International law

  • illustrated title page "hugo the great of the truth of the christian worship." along with the earlier work of francisco de vitoria and alberico gentili, hugo grotius laid the foundations for international law.

    international law, also known as public international law and law of nations,[1] is the set of rules, norms, and standards generally accepted in relations between nations.[2][3] it establishes normative guidelines and a common conceptual framework to guide states across a broad range of domains, including war, diplomacy, trade, and human rights. international law thus provides a means for states to practice more stable, consistent, and organized international relations.[4]

    the sources of international law include international custom (general state practice accepted as law), treaties, and general principles of law recognized by most national legal systems. international law may also be reflected in international comity, the practices and customs adopted by states to maintain good relations and mutual recognition, such as saluting the flag of a foreign ship or enforcing a foreign judgment.

    international law differs from state-based legal systems in that it is primarily—though not exclusively—applicable to countries, rather than to individuals, and operates largely through consent, since there is no universally accepted authority to enforce it upon sovereign states. consequently, states may choose to not abide by international law, and even to break a treaty.[5] however, such violations, particularly of customary international law and peremptory norms (jus cogens), can be met with coercive action, ranging from military intervention to diplomatic and economic pressure.

    the relationship and interaction between a national legal system (municipal law) and international law is complex and variable. national law may become international law when treaties permit national jurisdiction to supranational tribunals such as the european court of human rights or the international criminal court. treaties such as the geneva conventions may require national law to conform to treaty provisions. national laws or constitutions may also provide for the implementation or integration of international legal obligations into domestic law.

  • terminology
  • history
  • international relations
  • social and economic policy
  • conflict and force
  • courts and enforcement
  • international legal theory
  • criticisms
  • see also
  • references
  • external links

Illustrated title page "Hugo the Great of the Truth of the Christian Worship." Along with the earlier work of Francisco de Vitoria and Alberico Gentili, Hugo Grotius laid the foundations for international law.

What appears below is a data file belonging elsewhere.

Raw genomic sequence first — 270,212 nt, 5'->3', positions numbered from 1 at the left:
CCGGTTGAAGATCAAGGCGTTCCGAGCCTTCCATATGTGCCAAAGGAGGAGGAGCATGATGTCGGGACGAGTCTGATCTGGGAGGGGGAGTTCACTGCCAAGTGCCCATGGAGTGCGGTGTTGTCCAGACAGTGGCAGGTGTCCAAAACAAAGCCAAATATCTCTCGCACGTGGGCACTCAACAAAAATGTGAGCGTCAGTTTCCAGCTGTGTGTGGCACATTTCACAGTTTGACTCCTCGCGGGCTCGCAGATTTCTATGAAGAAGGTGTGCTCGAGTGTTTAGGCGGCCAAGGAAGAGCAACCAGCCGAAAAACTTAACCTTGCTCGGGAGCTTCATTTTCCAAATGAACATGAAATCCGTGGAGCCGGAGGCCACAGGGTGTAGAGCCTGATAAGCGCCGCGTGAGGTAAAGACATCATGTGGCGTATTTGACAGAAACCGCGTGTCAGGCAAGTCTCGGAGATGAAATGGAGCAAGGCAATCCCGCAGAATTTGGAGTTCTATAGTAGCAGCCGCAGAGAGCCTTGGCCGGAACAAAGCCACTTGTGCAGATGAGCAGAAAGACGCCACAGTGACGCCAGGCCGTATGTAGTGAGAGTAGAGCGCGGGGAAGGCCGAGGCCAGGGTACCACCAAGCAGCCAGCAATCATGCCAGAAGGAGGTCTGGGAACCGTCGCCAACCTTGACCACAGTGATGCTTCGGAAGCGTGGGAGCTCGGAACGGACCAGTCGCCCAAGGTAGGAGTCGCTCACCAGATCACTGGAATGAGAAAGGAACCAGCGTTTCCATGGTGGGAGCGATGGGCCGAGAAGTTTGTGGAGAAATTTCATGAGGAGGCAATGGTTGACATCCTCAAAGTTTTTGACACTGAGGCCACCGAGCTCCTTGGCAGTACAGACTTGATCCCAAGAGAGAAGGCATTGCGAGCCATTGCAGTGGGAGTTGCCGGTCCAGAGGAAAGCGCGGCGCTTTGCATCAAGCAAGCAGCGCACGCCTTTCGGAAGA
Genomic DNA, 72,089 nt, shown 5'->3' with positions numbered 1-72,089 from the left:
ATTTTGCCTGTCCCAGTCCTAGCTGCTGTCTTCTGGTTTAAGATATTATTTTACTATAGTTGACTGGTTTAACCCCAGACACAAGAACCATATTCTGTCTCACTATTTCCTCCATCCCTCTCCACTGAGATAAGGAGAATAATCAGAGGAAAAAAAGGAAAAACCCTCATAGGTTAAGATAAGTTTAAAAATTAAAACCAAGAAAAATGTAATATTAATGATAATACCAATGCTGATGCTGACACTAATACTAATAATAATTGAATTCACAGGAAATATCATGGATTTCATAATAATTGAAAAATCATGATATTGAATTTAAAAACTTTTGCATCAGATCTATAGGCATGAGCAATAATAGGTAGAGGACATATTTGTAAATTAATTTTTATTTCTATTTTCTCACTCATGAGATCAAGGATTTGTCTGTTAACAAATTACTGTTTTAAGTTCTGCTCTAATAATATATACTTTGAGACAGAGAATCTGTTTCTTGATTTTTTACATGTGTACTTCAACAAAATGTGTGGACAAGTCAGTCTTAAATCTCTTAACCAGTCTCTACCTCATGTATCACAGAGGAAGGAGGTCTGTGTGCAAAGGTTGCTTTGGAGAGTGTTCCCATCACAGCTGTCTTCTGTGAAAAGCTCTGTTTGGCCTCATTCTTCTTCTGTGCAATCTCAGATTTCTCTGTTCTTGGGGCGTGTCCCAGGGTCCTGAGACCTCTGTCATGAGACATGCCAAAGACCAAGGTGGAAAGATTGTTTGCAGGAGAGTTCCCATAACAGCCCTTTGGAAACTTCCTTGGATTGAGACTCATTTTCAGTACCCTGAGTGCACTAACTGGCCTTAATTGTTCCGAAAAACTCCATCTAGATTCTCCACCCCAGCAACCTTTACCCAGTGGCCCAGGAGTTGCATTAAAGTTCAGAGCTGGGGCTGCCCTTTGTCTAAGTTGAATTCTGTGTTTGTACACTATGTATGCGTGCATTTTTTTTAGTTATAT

International law, also known as public international law and law of nations,[1] is the set of rules, norms, and standards generally accepted in relations between nations.[2][3] It establishes normative guidelines and a common conceptual framework to guide states across a broad range of domains, including war, diplomacy, trade, and human rights. International law thus provides a means for states to practice more stable, consistent, and organized international relations.[4]

The sources of international law include international custom (general state practice accepted as law), treaties, and general principles of law recognized by most national legal systems. International law may also be reflected in international comity, the practices and customs adopted by states to maintain good relations and mutual recognition, such as saluting the flag of a foreign ship or enforcing a foreign judgment.

International law differs from state-based legal systems in that it is primarily—though not exclusively—applicable to countries, rather than to individuals, and operates largely through consent, since there is no universally accepted authority to enforce it upon sovereign states. Consequently, states may choose to not abide by international law, and even to break a treaty.[5] However, such violations, particularly of customary international law and peremptory norms (jus cogens), can be met with coercive action, ranging from military intervention to diplomatic and economic pressure.

The relationship and interaction between a national legal system (municipal law) and international law is complex and variable. National law may become international law when treaties permit national jurisdiction to supranational tribunals such as the European Court of Human Rights or the International Criminal Court. Treaties such as the Geneva Conventions may require national law to conform to treaty provisions. National laws or constitutions may also provide for the implementation or integration of international legal obligations into domestic law.